8 Tips to Get More From Your Investors and Board

source: www.inc.com - author: Mark Suster - image credit: shutterstock

8 Tips to Get More From Your Investors and Board

If you don’t ask, you won’t get, says Mark Suster.

Rob Bailey is the CEO of DataSift. He wrote a post this long weekend on how he manages the board of DataSift.

You should read it.

More importantly if you don’t know DataSift but have the need to process real-time social data or historic data it’s worth checking them out. It’s valuable to any business for marketing, customer research, product development, market analysis, etc.

In his post, Rob asserts, “You get the VCs you deserve” and the corollary, “You get the performance out of your board that you deserve.”

His argument is as follows:

  • Spend time building investor relationship long before you raise money.
  • By spending more time educating your board on your business you get more valuable advice from them.
  • Your goal should be to turn your VCs into extended members of your team to get real value from them.
  • Understanding where your VC partner sits in their respective fund and where their fund is in the cycle of its investment lifecycle will help you understand your VCs behavior.

What Rob wrote in his post is right.

Rob is one of the most driven and successful CEOs I work with.

In his tenure as CEO of DataSift, we have never missed a monthly revenue figure. He has grown our US operations from one employee (him) to a global organization of 75 employees that will finish the year with 8-digit revenues (90 plus percent recurring) and more than 350 percent year-over-year growth.

Growth like this, this early in a company’s lifecycle rarely happens.

In this period (less than two years), he has brought on incredibly talented senior execs in sales, marketing, product management, client services, finance, VP engineering and more. In his spare time, he raised nearly $30 million.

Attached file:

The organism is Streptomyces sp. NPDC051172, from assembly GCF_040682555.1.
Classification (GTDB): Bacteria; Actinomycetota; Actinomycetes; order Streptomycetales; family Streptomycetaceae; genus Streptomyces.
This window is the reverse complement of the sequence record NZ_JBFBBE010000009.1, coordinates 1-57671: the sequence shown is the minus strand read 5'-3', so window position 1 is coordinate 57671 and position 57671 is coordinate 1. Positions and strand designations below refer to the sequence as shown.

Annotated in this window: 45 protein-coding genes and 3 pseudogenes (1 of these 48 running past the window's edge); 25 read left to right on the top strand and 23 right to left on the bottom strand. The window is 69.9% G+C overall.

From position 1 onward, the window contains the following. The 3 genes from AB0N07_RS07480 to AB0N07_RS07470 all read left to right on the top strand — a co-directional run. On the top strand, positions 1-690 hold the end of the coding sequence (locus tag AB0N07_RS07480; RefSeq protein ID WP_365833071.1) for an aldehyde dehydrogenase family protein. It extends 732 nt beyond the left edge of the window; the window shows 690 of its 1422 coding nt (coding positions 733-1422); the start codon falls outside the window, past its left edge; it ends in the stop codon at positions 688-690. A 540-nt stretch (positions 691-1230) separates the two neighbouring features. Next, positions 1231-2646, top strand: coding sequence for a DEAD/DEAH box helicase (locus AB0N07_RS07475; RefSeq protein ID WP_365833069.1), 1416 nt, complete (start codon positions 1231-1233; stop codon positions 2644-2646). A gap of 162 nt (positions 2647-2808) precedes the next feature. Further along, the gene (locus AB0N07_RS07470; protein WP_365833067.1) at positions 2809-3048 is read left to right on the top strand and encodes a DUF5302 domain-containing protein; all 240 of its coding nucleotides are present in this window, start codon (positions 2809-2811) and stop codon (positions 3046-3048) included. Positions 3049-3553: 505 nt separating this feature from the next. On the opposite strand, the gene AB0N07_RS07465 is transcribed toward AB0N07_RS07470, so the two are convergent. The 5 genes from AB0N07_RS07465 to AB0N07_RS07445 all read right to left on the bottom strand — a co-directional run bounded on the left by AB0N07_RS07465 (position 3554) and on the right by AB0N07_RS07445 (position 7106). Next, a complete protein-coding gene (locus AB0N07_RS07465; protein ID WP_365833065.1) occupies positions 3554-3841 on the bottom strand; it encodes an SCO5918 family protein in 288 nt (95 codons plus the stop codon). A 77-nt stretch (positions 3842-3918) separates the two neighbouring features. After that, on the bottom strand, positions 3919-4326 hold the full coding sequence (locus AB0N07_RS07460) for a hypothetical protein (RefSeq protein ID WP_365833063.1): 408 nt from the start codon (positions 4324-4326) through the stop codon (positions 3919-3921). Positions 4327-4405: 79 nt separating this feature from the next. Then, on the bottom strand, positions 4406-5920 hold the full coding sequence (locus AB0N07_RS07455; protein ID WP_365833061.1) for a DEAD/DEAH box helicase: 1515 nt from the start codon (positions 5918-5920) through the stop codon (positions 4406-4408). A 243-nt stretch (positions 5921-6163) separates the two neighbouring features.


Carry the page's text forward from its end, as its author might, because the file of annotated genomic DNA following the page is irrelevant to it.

But the thing I am most proud of about Rob is that he has taken a company with a uniquely talented founder and CTO–Nick Halstead–and managed to build a very tight working relationship with Nick where we drive world-class product development without having the usual founder / CEO conflicts. Oh, and did I mention–Rob is in SF and Nick is in the UK. Rob has taken more than 15 trips to England and Nick even more to the US. It is really working.

I point this out partly out of pride. Partly out of the fact that in one week I depart for England to speak at LeWeb, attend our DataSift board meeting and generally make myself available to the DataSift team to meet their customers, partners and employees.

But mostly as I read Rob’s post, I didn’t think it did justice to the superlative job he has done at managing his rather boisterous board.

It consists of a highly intelligent and opinionated founder–Nick Halstead, a wallflower–yours truly, quiet-as-a-mouse Roger Ehrenberg of IA Ventures, true-to-his-heritage Rory O’Driscoll from Scale Ventures, and then there is the one true gentleman of the bunch–Chris Smart, who is non-exec chairman. In addition to helping manage the board, Chris also helps represent the interests of the angel investors / common stock holders.